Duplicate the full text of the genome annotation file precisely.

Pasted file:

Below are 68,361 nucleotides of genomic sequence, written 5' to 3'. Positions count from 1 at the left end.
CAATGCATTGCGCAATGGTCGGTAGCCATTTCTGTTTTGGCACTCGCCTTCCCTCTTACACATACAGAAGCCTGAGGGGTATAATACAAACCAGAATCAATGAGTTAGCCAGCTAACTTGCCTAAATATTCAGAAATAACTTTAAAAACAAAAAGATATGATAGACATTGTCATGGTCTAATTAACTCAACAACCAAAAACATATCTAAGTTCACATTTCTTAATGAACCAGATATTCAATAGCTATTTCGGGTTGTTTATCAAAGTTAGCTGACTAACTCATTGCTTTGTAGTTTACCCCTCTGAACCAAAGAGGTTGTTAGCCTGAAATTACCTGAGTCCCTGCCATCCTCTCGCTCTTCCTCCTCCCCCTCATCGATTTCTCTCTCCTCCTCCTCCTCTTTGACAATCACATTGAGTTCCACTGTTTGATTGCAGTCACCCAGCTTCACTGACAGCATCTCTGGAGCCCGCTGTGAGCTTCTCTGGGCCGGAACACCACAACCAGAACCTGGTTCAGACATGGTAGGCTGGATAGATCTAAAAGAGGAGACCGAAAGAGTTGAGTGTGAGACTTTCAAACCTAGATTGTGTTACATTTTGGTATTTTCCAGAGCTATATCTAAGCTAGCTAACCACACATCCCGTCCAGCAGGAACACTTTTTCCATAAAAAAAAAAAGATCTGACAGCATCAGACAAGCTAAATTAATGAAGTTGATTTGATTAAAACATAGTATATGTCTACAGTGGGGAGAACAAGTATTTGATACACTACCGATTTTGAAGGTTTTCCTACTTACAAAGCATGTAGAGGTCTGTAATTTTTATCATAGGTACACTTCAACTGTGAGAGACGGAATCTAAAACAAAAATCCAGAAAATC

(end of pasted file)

Below are 68,361 nucleotides of genomic sequence, written 5' to 3'. Positions count from 1 at the left end.
CAATGCATTGCGCAATGGTCGGTAGCCATTTCTGTTTTGGCACTCGCCTTCCCTCTTACACATACAGAAGCCTGAGGGGTATAATACAAACCAGAATCAATGAGTTAGCCAGCTAACTTGCCTAAATATTCAGAAATAACTTTAAAAACAAAAAGATATGATAGACATTGTCATGGTCTAATTAACTCAACAACCAAAAACATATCTAAGTTCACATTTCTTAATGAACCAGATATTCAATAGCTATTTCGGGTTGTTTATCAAAGTTAGCTGACTAACTCATTGCTTTGTAGTTTACCCCTCTGAACCAAAGAGGTTGTTAGCCTGAAATTACCTGAGTCCCTGCCATCCTCTCGCTCTTCCTCCTCCCCCTCATCGATTTCTCTCTCCTCCTCCTCCTCTTTGACAATCACATTGAGTTCCACTGTTTGATTGCAGTCACCCAGCTTCACTGACAGCATCTCTGGAGCCCGCTGTGAGCTTCTCTGGGCCGGAACACCACAACCAGAACCTGGTTCAGACATGGTAGGCTGGATAGATCTAAAAGAGGAGACCGAAAGAGTTGAGTGTGAGACTTTCAAACCTAGATTGTGTTACATTTTGGTATTTTCCAGAGCTATATCTAAGCTAGCTAACCACACATCCCGTCCAGCAGGAACACTTTTTCCATAAAAAAAAAAAGATCTGACAGCATCAGACAAGCTAAATTAATGAAGTTGATTTGATTAAAACATAGTATATGTCTACAGTGGGGAGAACAAGTATTTGATACACTACCGATTTTGAAGGTTTTCCTACTTACAAAGCATGTAGAGGTCTGTAATTTTTATCATAGGTACACTTCAACTGTGAGAGACGGAATCTAAAACAAAAATCCAGAAAATC